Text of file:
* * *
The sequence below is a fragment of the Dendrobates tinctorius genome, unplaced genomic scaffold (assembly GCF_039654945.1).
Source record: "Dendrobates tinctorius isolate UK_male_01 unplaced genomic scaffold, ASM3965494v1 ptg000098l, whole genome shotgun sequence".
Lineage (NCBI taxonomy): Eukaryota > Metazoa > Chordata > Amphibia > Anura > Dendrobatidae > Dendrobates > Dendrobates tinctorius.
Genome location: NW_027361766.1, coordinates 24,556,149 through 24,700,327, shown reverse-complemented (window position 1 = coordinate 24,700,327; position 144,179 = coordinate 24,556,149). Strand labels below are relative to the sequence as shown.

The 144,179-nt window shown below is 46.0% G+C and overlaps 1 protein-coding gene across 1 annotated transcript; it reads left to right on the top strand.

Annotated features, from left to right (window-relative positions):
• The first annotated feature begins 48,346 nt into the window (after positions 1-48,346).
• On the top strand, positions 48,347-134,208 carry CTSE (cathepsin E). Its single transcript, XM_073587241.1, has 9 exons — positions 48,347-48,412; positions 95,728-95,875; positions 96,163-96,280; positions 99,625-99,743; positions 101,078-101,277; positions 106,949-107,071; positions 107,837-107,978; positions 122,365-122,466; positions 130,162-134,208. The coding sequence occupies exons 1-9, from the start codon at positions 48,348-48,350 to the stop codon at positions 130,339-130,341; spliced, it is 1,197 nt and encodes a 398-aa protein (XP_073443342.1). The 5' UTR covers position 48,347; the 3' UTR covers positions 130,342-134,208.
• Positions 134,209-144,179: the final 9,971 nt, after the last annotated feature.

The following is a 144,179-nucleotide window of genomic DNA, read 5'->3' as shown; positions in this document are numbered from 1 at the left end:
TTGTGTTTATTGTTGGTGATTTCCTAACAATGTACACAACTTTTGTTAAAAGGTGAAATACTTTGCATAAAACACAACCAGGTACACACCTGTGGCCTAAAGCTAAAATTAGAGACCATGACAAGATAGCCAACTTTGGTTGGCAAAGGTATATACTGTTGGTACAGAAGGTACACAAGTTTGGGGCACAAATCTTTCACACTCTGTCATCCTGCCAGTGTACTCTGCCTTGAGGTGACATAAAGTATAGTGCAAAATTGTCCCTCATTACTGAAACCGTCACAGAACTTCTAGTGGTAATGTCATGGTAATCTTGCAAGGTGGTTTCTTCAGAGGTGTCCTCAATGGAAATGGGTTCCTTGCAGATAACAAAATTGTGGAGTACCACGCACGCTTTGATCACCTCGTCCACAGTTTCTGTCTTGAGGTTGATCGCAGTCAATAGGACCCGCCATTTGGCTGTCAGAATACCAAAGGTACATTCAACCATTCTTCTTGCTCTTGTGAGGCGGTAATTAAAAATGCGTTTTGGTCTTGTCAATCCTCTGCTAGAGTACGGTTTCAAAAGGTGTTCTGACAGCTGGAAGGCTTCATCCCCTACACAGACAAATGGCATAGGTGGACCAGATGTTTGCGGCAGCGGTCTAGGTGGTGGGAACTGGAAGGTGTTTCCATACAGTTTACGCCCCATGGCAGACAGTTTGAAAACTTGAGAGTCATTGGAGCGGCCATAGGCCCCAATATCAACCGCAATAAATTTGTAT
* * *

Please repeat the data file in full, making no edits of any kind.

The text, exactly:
The sequence below is a fragment of the Dendrobates tinctorius genome, unplaced genomic scaffold (assembly GCF_039654945.1).
Source record: "Dendrobates tinctorius isolate UK_male_01 unplaced genomic scaffold, ASM3965494v1 ptg000098l, whole genome shotgun sequence".
Lineage (NCBI taxonomy): Eukaryota > Metazoa > Chordata > Amphibia > Anura > Dendrobatidae > Dendrobates > Dendrobates tinctorius.
Genome location: NW_027361766.1, coordinates 24,556,149 through 24,700,327, shown reverse-complemented (window position 1 = coordinate 24,700,327; position 144,179 = coordinate 24,556,149). Strand labels below are relative to the sequence as shown.

The 144,179-nt window shown below is 46.0% G+C and overlaps 1 protein-coding gene across 1 annotated transcript; it reads left to right on the top strand.

Annotated features, from left to right (window-relative positions):
• The first annotated feature begins 48,346 nt into the window (after positions 1-48,346).
• On the top strand, positions 48,347-134,208 carry CTSE (cathepsin E). Its single transcript, XM_073587241.1, has 9 exons — positions 48,347-48,412; positions 95,728-95,875; positions 96,163-96,280; positions 99,625-99,743; positions 101,078-101,277; positions 106,949-107,071; positions 107,837-107,978; positions 122,365-122,466; positions 130,162-134,208. The coding sequence occupies exons 1-9, from the start codon at positions 48,348-48,350 to the stop codon at positions 130,339-130,341; spliced, it is 1,197 nt and encodes a 398-aa protein (XP_073443342.1). The 5' UTR covers position 48,347; the 3' UTR covers positions 130,342-134,208.
• Positions 134,209-144,179: the final 9,971 nt, after the last annotated feature.

The following is a 144,179-nucleotide window of genomic DNA, read 5'->3' as shown; positions in this document are numbered from 1 at the left end:
TTGTGTTTATTGTTGGTGATTTCCTAACAATGTACACAACTTTTGTTAAAAGGTGAAATACTTTGCATAAAACACAACCAGGTACACACCTGTGGCCTAAAGCTAAAATTAGAGACCATGACAAGATAGCCAACTTTGGTTGGCAAAGGTATATACTGTTGGTACAGAAGGTACACAAGTTTGGGGCACAAATCTTTCACACTCTGTCATCCTGCCAGTGTACTCTGCCTTGAGGTGACATAAAGTATAGTGCAAAATTGTCCCTCATTACTGAAACCGTCACAGAACTTCTAGTGGTAATGTCATGGTAATCTTGCAAGGTGGTTTCTTCAGAGGTGTCCTCAATGGAAATGGGTTCCTTGCAGATAACAAAATTGTGGAGTACCACGCACGCTTTGATCACCTCGTCCACAGTTTCTGTCTTGAGGTTGATCGCAGTCAATAGGACCCGCCATTTGGCTGTCAGAATACCAAAGGTACATTCAACCATTCTTCTTGCTCTTGTGAGGCGGTAATTAAAAATGCGTTTTGGTCTTGTCAATCCTCTGCTAGAGTACGGTTTCAAAAGGTGTTCTGACAGCTGGAAGGCTTCATCCCCTACACAGACAAATGGCATAGGTGGACCAGATGTTTGCGGCAGCGGTCTAGGTGGTGGGAACTGGAAGGTGTTTCCATACAGTTTACGCCCCATGGCAGACAGTTTGAAAACTTGAGAGTCATTGGAGCGGCCATAGGCCCCAATATCAACCGCAATAAATTTGTAT